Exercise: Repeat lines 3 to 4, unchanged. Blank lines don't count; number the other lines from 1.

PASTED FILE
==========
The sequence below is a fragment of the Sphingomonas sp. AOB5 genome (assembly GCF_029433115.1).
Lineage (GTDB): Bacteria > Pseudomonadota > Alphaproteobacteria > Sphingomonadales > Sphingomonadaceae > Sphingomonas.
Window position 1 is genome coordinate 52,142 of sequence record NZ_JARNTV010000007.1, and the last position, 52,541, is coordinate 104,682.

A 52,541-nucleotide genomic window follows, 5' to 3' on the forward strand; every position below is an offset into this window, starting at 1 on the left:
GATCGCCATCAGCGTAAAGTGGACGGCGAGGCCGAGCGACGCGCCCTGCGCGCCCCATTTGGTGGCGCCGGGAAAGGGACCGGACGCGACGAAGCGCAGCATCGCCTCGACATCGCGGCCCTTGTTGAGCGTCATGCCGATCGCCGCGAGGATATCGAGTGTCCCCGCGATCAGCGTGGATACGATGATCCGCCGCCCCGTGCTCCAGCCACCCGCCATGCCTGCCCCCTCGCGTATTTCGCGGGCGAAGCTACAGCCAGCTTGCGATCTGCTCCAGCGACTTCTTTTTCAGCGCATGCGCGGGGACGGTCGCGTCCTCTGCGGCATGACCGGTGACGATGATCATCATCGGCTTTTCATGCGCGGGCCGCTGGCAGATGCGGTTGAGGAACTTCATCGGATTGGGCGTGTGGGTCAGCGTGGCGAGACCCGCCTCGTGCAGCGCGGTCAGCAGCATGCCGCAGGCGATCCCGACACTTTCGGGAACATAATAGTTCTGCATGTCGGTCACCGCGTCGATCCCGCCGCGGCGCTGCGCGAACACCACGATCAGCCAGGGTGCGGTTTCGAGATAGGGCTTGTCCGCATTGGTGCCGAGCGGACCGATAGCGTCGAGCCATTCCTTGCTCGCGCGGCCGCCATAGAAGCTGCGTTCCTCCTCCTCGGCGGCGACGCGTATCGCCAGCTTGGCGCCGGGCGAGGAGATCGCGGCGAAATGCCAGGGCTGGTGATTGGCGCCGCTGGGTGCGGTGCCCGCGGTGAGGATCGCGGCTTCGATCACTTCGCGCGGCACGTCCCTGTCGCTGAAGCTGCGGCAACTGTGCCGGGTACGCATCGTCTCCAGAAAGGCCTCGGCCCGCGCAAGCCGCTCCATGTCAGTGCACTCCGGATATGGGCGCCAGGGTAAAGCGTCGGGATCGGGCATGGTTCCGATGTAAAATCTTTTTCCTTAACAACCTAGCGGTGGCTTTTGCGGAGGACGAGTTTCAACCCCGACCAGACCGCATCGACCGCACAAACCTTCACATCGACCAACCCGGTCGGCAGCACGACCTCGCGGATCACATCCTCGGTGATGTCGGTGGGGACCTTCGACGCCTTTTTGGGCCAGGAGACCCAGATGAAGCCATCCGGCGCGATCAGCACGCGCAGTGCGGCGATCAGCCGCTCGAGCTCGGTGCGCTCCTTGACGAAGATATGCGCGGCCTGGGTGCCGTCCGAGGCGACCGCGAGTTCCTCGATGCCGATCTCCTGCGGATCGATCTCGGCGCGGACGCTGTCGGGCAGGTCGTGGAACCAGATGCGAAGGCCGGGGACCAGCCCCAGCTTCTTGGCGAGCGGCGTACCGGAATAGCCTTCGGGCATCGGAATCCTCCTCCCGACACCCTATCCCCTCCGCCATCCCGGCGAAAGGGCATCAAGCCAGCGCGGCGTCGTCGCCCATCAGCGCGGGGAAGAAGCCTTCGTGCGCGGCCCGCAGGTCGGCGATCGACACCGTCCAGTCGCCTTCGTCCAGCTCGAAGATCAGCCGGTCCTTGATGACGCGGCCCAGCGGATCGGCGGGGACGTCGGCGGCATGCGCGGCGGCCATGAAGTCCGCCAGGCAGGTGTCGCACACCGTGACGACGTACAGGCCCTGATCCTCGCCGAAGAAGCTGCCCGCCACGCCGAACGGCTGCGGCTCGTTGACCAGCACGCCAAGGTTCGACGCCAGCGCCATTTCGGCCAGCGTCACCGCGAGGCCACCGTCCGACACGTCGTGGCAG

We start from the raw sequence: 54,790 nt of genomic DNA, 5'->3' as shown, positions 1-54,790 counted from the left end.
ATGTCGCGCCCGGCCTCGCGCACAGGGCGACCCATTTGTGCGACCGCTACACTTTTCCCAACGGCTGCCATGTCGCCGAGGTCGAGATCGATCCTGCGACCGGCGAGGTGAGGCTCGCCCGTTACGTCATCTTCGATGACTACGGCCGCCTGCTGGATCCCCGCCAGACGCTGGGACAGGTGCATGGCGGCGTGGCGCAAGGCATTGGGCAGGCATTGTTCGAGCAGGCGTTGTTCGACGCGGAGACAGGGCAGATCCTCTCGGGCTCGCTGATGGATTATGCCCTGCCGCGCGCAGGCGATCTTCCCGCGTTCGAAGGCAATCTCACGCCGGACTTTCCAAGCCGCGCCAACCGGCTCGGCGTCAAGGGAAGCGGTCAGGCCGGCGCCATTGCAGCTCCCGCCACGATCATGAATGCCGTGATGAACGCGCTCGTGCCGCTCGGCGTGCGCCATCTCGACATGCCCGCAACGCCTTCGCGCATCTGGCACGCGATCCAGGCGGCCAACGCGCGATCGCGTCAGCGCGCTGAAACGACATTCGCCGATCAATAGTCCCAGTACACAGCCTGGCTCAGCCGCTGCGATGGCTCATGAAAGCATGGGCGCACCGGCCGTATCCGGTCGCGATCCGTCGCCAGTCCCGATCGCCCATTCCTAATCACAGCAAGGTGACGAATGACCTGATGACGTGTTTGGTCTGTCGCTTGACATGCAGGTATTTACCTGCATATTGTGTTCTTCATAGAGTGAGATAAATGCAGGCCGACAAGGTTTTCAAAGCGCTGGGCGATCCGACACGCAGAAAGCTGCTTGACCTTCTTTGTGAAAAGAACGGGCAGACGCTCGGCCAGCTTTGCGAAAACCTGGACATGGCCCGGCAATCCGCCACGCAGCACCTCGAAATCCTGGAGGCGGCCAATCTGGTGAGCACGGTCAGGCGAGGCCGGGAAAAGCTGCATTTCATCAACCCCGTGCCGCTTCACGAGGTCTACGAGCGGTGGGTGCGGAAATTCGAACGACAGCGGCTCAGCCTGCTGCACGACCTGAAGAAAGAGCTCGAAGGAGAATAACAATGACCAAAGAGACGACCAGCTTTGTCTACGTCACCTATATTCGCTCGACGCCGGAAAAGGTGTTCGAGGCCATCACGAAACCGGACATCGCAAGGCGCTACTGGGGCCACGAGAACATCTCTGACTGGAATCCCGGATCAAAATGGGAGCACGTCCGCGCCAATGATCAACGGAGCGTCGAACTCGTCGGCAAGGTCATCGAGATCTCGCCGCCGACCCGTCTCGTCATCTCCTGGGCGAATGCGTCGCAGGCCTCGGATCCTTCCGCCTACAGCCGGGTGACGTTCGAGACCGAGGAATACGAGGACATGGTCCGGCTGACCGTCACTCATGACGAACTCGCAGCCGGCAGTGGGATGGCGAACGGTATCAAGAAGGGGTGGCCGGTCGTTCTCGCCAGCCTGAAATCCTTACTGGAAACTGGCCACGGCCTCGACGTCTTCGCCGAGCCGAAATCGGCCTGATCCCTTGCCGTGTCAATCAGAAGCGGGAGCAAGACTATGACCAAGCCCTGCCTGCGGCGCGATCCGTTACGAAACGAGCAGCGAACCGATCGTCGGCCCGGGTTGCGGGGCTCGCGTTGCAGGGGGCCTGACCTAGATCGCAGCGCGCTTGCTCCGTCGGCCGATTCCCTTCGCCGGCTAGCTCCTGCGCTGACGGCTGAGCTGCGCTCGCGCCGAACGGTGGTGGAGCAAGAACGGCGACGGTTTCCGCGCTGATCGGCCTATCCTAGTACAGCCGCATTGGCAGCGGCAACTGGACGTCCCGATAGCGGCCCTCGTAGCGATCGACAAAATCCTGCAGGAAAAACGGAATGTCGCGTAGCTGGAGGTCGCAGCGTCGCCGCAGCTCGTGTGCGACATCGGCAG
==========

Window position 1 is genome coordinate 52,142 of sequence record NZ_JARNTV010000007.1, and the last position, 52,541, is coordinate 104,682.

A 52,541-nucleotide genomic window follows, 5' to 3' on the forward strand; every position below is an offset into this window, starting at 1 on the left: